Feminity: External, Internal, or Both?

 At the very end of 7th grade, I moved from Middleburg, Pennsylvania to Middletown, Pennsylvania, and attended a junior high school.  Unbeknownst to me, being the newcomer, is that each year in 8th grade, several kids were chosen as most/best of something or other.  Basically, it meant you got your picture in the yearbook with that title.
  It was during gym class one day that my gym teacher suggested I be nominated for the most feminine award.  The class quickly agreed and the word spread.  I was chosen.  The following year, my sister got the same award.  I'm not sure of the reason, but my sister and I have looked a lot alike over the years, or at least that's what people  have said.  One friend once confided in me that she didn't like me initially because I seemed to be so delicate I could easily break.  So, whether it was how we looked or how we acted, or a combination of both, I am unsure.
   I've no doubt that it is because of this award that I have always had the utmost confidence in my femininity, when in fact, I'm not sure how people perceive me at this time in my life.
   And so, it was with interest that I watched a  youtube video by a woman who said she felt so much more feminine in dresses and skirts. She quoted a Mimi Tanner who said, "The more feminine a wife looks and acts the more masculine the husband feels." I suppose I can buy that on a certain level.  And I don't discount the fact that clothes can, to some degree, make one feel beautiful, sexy, frumpy, or feminine.  But at the same time, I believe femininity is a state of being, not something you wear.
   This very moment I am thinking of a woman I used to see in church every Sunday.  I have also seen her outside of church.  In my opinion, there is nothing feminine about this woman, with or without a dress.  By the same token, I've seen very feminine women wearing a pair of jeans and cowboy boots.
   Think of the word effeminate.  We all know guys like this.  Are they effeminiate because they are wearing skirts or dresses?  Of course not.  It's the way they talk, move, and carry themselves for starters.  It may also be a "soft" hairstyle, certain jewelry , and in some cases, even makeup.  It may even be their chosen profession.  (Hair dressers and clothing designers, for instance, are notorious for attracting effeminate men.)
    The same woman who made the video said she had a job where she was required to wear khaki pants and a red shirt. It was when she started a new job that she began to wear dresses and skirts.  Ok, I'm not going to lie.  I detest jobs where men and women are made to dress alike.  I wouldn't feel particularly feminine in that garb myself.  I can just imagine the shirt looking exactly like a man's shirt and the pants looking very manly. Red shirt and khaki pants doesn't exactly scream feminine.  But that's the point.  As a feminine female, it is unlikely I would choose that particular outfit, particularly on a regular basis. Would I wear a  red sweater or perhaps a more feminine blouse? Yes.  There are  khaki pants, and then there are khaki pants.  They are not all created equal.  So, it is possible to choose more feminine variations of clothes whenever there is some leeway. I don't think I would work a job that essentially made me look like a man. If I had to, I would wear as many accessories as possible - jewelry, scarves, and things in my hair.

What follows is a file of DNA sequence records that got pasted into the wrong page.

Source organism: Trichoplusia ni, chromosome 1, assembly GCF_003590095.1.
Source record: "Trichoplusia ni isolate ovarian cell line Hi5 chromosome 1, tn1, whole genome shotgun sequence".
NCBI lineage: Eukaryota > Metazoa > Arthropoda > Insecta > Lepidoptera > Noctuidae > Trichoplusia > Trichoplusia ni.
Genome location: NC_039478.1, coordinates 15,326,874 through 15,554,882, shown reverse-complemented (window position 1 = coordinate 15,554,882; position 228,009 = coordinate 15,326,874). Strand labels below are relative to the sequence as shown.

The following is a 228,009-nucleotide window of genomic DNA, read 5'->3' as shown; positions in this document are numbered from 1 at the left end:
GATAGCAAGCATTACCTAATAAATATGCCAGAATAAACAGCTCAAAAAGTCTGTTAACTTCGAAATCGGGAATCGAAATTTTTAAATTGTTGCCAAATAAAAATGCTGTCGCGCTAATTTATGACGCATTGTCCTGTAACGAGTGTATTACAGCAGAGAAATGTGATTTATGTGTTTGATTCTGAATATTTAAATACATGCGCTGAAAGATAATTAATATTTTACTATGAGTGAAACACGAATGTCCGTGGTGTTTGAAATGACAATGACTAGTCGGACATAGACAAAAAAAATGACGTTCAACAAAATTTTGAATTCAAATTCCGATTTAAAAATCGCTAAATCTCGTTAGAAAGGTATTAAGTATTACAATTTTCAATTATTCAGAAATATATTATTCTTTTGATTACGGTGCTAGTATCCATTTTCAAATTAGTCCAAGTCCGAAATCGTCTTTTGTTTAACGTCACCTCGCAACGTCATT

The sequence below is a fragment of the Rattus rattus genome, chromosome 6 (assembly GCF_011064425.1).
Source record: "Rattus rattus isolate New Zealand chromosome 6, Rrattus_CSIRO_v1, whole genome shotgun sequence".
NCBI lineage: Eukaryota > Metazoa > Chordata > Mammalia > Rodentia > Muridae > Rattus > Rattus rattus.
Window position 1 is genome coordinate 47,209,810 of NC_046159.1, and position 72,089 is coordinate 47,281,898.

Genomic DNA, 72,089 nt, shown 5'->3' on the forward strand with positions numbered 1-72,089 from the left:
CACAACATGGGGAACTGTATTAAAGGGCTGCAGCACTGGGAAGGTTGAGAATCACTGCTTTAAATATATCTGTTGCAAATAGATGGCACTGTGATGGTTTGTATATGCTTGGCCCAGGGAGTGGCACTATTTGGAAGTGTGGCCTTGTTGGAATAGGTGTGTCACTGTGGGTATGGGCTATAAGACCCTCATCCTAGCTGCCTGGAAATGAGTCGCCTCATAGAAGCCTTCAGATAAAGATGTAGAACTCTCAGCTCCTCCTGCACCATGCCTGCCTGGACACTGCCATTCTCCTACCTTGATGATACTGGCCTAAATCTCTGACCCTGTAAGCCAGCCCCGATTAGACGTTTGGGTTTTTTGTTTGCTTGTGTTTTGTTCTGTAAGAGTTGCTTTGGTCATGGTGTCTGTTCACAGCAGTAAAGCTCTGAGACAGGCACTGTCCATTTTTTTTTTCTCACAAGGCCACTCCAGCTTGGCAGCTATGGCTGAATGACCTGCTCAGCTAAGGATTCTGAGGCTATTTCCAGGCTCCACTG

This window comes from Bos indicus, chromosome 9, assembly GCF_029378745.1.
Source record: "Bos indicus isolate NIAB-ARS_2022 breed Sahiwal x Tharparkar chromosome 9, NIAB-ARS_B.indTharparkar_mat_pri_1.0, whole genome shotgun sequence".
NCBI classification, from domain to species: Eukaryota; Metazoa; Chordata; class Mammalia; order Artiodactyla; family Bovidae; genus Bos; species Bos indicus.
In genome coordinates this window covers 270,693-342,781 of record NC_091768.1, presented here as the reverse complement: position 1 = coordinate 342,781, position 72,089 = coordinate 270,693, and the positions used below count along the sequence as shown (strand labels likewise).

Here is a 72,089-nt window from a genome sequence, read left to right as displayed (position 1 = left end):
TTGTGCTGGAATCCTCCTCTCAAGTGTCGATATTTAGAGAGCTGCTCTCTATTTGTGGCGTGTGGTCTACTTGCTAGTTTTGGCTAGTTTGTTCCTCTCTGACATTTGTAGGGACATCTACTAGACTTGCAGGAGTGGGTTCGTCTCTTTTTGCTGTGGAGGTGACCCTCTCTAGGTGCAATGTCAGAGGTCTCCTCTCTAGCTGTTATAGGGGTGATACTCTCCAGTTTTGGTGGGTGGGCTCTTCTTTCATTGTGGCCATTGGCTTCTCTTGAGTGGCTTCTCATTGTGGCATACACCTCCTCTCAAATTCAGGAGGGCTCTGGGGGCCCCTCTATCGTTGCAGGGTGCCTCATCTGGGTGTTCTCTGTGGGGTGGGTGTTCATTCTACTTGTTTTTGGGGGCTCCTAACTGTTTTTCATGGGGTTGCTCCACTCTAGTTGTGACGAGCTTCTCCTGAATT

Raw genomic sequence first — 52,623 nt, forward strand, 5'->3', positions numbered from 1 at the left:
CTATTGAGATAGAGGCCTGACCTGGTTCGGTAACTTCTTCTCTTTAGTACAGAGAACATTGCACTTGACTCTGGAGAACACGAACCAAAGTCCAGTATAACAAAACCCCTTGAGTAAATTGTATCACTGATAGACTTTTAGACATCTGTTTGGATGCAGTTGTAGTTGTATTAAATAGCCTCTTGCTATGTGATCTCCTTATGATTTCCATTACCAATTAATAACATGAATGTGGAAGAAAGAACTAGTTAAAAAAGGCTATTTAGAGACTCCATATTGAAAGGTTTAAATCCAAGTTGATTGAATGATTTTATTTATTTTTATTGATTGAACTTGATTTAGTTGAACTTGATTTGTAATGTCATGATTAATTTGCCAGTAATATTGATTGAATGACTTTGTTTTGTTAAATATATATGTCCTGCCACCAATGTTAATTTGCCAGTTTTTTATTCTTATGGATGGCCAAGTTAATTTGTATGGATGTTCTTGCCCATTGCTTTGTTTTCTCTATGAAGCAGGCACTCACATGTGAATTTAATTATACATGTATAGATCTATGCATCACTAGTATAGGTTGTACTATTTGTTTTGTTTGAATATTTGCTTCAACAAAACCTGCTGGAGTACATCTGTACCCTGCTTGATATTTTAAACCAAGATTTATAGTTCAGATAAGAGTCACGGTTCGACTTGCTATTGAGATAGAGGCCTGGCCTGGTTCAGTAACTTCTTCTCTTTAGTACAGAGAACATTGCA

Elizabeth Elliot, a woman who was a missionary to the jungle Indians of South America, had this to say.  "The femininity of women was a deep-rooted consiousness of what she was made for.  It was expressed in everything she did differently from men, from her hairstyle and clothes (if she wore any), to the way she sat and the work she did."
   Hmm.  Now another aspect surfaces.  It is not just about how one looks and moves, but what one does.  Does anyone even doubt that it is a woman who makes a house a home?  A woman is the heart of a home, not the man.
   I think it is fair to say we wouldn't have many, if any, family gatherings if men were left in charge.  I'm not insinuating that men can't cook, and maybe even decorate, but they just don't seem to have any interest whatsoever in all of the little details we women care about so deeply.
   In researching femininity, I came up with a metaphysical site that attributed strength to men and goodness to women.  I believe, in general, women are more in tune with other's needs.  They are, by nature, more relational, and this often expresses itself in goodness.  Think of people like Clara Barton, Mother Theresa, and Ruth (of the Bible).
   What we wear, how we sit, what we do, how we fix our hair, it all comes from who we are at the core of our being.  If we are feminine, it will show, but not always the same way for every woman. Like everything else, externals are a reflection of who we are.  Externals don't make us who we are.  Jesus talked a lot about the heart.  The heart makes the man and the heart makes the woman.
    If you are a woman, enjoy it.  Don't try to compete with a man, but don't feign helplessness, either.  Just be real.  Let your femininity shine.  We need women who are women and men who are men.
    Are you struggling in this area? Study women whom you think are feminine.  What makes them that way?  Practice goodness.  Grow in the arts of cooking, homemaking, sewing, and/or childcare.  Cultivate all of those qualities that God prizes in a woman.  Have fun in the process.  Relax.  Breathe.  Be who God created you to be, a daughter, a sister, a friend, and maybe even a mother.



  1. Very interesting. You gave me some things to think about as usual.


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